Safer Winter Hiking
Enjoy a backcountry trip through snow and ice — just know how to return home safely
Have you ever wanted to experience a long wilderness hike through untouched fields of snow? Start with a solid safety plan to protect your health and improve your confidence.
“With the right clothing, equipment and training, you can get out and reap the physical and emotional benefits associated with staying active while embracing the unique beauty of the winter landscape,” says Aaron Gorban, director of outdoor leadership training at the Appalachian Mountain Club.
First, smarten up
Learn how to use your compass. A topographical map by itself isn't very useful after snow has obscured landmarks and clouds have hidden mountain peaks.
In fact, Gorban stresses the importance of learning as much as you can, including about weather, first aid and what to do in an avalanche. “Often, bad outcomes in the wilderness tend to involve individuals without sufficient skills and expertise to recognize the numerous risk factors they are encountering,” he says.
“For example, an individual fails to check the weather forecast and snow conditions. The weather is fair initially, but the winds increase and the temps plummet as a front passes. Perhaps this individual is not adept at understanding weather patterns and failed to recognize the telltale wind shift associated with the passage of a cold front.”
What to wear and pack
- Brightly colored clothing (so companions or rescuers can see you)
- Extra set of dry clothing
- Sunglasses with side shields or sun goggles
- Emergency shelter, such as a tarp, sleeping bag or space blanket
- Water, tin cup (unmelted snow is too cold to ingest)
- Twice as much food and salt as you think you'll need
- Matches, candles, fire starter, portable hiking stove
- Portable shovel, collapsible saw
- Avalanche beacon (helps rescuers to find you when buried under snow)
- Whistle or other signaling devices
- Map and compass
Don’t let the weather give you the cold shoulder
Monitor your body closely for indications that it has been overexposed to the cold. “The margin for error is often diminished as the temperature drops,” says Gorban.
Two of the most serious conditions are hypothermia and frostbite. The former occurs when the body can't generate enough energy to keep itself warm. The latter appears when the skin and underlying tissues freeze, usually in an extremity like the toes or nose. If you notice signs of either, get out of the cold and wind as soon as possible. If your clothes are wet, change into dry ones. Try to raise your body temperature with a hot beverage or warm compresses to the center of your body.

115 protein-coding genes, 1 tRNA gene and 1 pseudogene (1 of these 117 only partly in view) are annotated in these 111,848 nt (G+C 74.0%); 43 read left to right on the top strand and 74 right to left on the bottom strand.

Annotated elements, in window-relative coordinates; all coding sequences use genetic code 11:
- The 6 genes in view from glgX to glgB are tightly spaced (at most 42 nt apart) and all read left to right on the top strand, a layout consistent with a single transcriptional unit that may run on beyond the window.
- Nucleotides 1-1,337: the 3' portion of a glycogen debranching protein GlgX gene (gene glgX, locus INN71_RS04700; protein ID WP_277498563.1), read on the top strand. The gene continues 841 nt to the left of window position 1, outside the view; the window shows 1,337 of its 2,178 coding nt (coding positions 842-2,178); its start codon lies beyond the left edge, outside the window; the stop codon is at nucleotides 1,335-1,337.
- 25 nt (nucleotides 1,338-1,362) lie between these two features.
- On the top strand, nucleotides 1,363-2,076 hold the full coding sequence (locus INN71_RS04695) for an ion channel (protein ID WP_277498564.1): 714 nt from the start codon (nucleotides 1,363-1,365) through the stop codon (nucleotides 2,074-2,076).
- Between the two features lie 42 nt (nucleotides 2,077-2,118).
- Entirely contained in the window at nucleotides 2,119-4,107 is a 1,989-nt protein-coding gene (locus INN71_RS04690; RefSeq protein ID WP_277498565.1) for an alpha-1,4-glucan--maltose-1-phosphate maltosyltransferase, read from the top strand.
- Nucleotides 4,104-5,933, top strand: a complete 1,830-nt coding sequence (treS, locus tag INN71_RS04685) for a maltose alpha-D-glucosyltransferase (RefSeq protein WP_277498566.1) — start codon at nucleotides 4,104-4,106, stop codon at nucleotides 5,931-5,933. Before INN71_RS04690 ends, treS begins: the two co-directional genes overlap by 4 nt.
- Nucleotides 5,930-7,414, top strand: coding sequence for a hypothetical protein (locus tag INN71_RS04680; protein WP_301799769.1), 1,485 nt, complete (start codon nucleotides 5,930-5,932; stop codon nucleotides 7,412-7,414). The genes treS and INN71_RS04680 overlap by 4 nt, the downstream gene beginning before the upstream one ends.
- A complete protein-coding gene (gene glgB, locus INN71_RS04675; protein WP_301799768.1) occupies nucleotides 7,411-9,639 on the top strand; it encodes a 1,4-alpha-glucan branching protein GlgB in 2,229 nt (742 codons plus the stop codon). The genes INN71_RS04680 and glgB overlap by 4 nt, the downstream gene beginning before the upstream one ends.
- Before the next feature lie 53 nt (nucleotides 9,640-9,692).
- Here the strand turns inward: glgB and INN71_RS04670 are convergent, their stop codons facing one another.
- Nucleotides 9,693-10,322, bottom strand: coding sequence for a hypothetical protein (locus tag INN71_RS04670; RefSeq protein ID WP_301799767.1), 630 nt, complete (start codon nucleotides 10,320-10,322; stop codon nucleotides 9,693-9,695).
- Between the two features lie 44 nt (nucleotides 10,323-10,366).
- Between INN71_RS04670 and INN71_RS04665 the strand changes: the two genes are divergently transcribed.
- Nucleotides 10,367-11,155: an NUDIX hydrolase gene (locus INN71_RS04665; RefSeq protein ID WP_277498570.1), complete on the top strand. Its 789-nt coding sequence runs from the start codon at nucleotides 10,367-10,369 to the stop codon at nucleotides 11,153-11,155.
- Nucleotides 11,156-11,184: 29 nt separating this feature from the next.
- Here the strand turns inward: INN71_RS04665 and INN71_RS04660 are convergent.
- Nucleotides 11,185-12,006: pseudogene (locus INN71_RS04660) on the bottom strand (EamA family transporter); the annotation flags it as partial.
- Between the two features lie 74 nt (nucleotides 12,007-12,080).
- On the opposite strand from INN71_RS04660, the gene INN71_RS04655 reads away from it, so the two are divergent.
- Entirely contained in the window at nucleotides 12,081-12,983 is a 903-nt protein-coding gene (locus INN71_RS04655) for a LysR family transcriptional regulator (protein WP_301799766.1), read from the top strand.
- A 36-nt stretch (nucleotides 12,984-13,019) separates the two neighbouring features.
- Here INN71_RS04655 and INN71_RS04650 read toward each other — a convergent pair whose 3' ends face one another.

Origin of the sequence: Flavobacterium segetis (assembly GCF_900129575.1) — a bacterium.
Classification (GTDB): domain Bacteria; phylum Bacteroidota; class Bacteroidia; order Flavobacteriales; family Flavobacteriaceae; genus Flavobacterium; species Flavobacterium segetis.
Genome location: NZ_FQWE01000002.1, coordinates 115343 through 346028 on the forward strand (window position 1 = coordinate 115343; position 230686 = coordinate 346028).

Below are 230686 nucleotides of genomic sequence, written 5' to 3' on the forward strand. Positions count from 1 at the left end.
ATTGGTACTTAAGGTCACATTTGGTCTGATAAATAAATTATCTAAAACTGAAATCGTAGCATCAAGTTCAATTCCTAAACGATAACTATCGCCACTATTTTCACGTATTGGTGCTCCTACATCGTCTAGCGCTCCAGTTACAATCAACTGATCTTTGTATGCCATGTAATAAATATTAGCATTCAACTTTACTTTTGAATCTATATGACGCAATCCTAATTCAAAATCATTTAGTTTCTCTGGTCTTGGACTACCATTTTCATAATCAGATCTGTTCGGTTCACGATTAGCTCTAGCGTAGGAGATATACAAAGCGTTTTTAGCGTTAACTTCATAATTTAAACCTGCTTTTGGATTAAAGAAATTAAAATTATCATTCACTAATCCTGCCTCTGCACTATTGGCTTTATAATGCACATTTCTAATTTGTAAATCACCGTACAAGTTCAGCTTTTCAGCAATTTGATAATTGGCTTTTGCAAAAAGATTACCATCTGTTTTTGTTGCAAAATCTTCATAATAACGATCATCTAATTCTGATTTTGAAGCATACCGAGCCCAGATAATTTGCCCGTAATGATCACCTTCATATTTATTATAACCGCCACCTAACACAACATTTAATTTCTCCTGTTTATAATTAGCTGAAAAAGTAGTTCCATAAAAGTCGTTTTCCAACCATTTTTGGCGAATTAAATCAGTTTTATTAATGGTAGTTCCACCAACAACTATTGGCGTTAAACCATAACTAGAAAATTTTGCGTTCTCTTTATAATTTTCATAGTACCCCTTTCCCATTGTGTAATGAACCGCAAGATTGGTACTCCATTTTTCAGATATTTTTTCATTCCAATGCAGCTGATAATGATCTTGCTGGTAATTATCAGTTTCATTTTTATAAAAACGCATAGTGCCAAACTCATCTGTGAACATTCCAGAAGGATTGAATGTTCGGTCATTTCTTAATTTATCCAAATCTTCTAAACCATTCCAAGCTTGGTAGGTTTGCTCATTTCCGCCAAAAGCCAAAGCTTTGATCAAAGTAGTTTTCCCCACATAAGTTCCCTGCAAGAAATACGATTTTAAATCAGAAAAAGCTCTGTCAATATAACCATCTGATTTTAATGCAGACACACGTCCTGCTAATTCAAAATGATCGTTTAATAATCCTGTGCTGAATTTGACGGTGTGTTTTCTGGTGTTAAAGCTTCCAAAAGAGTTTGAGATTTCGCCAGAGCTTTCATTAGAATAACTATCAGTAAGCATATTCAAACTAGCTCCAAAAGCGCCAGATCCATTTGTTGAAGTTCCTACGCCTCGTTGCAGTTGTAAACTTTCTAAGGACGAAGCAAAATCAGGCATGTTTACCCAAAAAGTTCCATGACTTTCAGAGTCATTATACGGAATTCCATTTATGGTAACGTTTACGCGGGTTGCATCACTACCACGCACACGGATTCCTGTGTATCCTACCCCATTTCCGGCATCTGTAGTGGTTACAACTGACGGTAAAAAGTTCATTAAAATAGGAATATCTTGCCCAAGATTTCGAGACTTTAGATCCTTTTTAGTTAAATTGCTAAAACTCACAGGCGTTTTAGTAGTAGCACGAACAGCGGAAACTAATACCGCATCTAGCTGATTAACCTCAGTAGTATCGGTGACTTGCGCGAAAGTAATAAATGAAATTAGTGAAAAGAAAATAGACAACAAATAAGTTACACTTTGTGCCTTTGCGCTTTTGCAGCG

Related: Stay Safe in Crazy Cold Weather
Wear your sunglasses or goggles on sunny days or if there is only a thin cloud cover. Otherwise, reflected glare from the snow can give your eyes a sunburn. They'll start feeling dry and irritated eight to 12 hours after being exposed. If that happens, apply cold compresses, avoid light and don't rub them.
Forcing your eyes open during strong winds can freeze your corneas. If this happens, close your eyes and place a warm hand or other warm object over them to warm them up as quickly as possible. You'll need to cover them with eye patches for 24 to 48 hours, according to experts at Princeton University's outdoor education and leadership development program.
Avoid a slip and slide
Learning how to walk over frozen ground or ice takes practice. Before setting out, try it at home or another safe location. If you expect to hike over ice, bring along:
- Traction boots or boot attachments
- Hiking poles
- Ice picks, nails or screwdrivers
- Flotation device
Sometimes, says Gorban, “[inexperienced hikers] don’t have appropriate traction devices for their boots. As the day progresses, so does their fatigue, making a slip and fall more likely.”
Don't walk across an iced-over lake or pond without an experienced companion to help you test it for thickness. If you fall through the ice, the Minnesota Department of Natural Resources says:
- Don't remove your heavy clothes (they will help you to float)
- Turn and face the direction that you came from
- Get your arms, hands and picks onto the unbroken surface
- Drag yourself up with the picks and kick against the water
- Lie flat and roll away from the water
- Get yourself warm and dry immediately
Looking for other tips and tricks to get through the winter? Get more advice in our Cold-Weather Survival Guide.